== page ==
Originally published by the St. Louis Post-Dispatch on February 4, 2019
The Missouri House on Monday voted to weaken the state’s Sunshine Law, a Watergate-era measure routinely used by citizens to access information that could otherwise be kept secret by public officials.
During debate on a bill related to lobbyist gift bans, Rep. Nick Schroer, R-O’Fallon, proposed an amendment that would add exemptions to the law.
Lawmakers in the GOP-controlled House attached Schroer’s amendment to the bill on a voice vote, meaning none of their individual stances were recorded.
Schroer’s amendment exempts records “received or prepared by or on behalf of a member of a public governmental body” that consist of “advice, opinions and recommendations in connection with the deliberative decision-making process of said body.”
Schroer also wants to exempt “constituent case files,” which include “any correspondence, written or electronic, between a member of a public governmental body and a constituent pertaining to a constituent’s request for information or assistance.”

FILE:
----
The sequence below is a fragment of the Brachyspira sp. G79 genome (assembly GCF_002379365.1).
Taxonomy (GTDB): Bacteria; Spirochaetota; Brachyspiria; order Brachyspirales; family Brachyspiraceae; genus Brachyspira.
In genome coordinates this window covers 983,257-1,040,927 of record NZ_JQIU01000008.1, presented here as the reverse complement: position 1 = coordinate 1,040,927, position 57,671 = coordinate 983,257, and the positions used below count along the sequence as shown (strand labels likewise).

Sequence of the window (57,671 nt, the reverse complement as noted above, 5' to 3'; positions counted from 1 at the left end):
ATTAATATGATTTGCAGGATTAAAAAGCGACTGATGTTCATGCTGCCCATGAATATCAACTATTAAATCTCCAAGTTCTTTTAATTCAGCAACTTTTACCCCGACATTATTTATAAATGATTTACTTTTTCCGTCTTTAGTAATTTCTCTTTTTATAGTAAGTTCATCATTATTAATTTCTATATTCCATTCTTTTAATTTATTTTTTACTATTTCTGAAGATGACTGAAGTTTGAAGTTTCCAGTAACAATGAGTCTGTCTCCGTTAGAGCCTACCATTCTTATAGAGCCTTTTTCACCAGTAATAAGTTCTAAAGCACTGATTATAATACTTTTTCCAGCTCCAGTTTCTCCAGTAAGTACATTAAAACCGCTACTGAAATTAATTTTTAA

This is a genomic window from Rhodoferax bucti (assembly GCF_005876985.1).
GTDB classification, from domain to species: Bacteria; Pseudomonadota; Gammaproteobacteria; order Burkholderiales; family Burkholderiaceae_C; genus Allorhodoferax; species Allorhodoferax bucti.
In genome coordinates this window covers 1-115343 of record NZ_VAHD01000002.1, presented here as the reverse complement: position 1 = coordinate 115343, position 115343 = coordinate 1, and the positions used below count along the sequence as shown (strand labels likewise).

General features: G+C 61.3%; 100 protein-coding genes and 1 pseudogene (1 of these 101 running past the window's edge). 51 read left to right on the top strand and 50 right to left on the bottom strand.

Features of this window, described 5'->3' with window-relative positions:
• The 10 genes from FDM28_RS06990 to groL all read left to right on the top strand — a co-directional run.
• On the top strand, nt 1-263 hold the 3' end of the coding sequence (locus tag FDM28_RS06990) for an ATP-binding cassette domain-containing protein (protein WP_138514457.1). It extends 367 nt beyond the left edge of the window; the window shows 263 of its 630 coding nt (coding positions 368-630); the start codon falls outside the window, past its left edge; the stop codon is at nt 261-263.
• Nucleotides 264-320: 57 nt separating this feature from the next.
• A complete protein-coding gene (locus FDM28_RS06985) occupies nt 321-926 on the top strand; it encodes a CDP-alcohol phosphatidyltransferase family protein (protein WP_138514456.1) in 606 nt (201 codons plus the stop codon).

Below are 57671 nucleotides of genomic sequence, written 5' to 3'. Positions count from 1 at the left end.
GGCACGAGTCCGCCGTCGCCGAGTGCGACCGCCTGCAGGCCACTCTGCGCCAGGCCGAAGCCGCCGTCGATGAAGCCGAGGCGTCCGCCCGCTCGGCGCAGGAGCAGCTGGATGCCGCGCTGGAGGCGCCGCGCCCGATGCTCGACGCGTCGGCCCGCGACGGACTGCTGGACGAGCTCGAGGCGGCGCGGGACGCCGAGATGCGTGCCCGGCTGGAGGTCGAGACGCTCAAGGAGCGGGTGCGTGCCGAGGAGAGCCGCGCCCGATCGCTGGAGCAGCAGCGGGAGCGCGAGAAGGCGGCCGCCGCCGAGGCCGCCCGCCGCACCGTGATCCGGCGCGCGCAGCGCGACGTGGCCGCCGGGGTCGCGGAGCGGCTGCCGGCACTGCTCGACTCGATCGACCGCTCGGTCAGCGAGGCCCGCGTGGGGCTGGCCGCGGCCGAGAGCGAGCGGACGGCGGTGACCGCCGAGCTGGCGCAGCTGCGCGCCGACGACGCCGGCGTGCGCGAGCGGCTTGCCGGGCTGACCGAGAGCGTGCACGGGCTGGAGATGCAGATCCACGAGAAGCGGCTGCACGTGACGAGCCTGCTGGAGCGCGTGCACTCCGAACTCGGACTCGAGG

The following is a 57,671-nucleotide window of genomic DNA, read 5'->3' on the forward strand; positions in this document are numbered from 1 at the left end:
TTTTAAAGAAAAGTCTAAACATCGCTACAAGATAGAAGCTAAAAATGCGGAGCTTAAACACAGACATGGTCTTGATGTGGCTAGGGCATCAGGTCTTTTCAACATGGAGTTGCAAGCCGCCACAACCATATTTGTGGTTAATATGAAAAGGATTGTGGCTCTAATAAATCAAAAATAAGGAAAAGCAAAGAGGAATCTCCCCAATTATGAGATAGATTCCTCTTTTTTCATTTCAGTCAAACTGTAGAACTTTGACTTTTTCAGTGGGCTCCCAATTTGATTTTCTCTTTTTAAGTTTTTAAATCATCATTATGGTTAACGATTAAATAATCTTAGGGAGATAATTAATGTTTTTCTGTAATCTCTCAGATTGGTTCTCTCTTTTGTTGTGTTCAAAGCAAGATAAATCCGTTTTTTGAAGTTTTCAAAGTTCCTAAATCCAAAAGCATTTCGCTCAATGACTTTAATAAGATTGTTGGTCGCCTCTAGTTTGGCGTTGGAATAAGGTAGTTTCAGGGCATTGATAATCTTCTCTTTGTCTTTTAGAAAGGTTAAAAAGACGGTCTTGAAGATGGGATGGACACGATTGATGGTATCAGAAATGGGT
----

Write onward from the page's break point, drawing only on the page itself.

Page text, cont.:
Rep. Jon Carpenter, D-Kansas City, said he opposed Schroer’s amendment, even though he supported one provision that exempts Social Security numbers, personal cell phone numbers and home addresses from disclosure.
“We’re not going to have to turn over virtually anything,” Carpenter said in arguing against changing the Sunshine Law.
He said the change would apply to all local and state government officials, not just members of the Legislature.
Schroer and allies said they were fighting to keep records relating to their constituents private.
“It has nothing to do with us,” said Rep. Ron Hicks, R-Dardenne Prairie.
Lawmakers also attached an amendment sponsored by Rep. Gina Mitten, D-Richmond Heights, that would forbid elected officials from downloading or using software that automatically deletes electronic messages.
Former Gov. Eric Greitens and his staff used Confide, a smartphone app that automatically deletes text messages, in likely violation of the Sunshine Law.
The underlying legislation still must receive final approval in the House before the Senate considers it.
Schroer last month sponsored changes to Missouri House rules that contain similar restrictions. He did so in response to the voter-approved Amendment 1, which subjects legislators to the Sunshine Law.
The legislation is House Bill 445.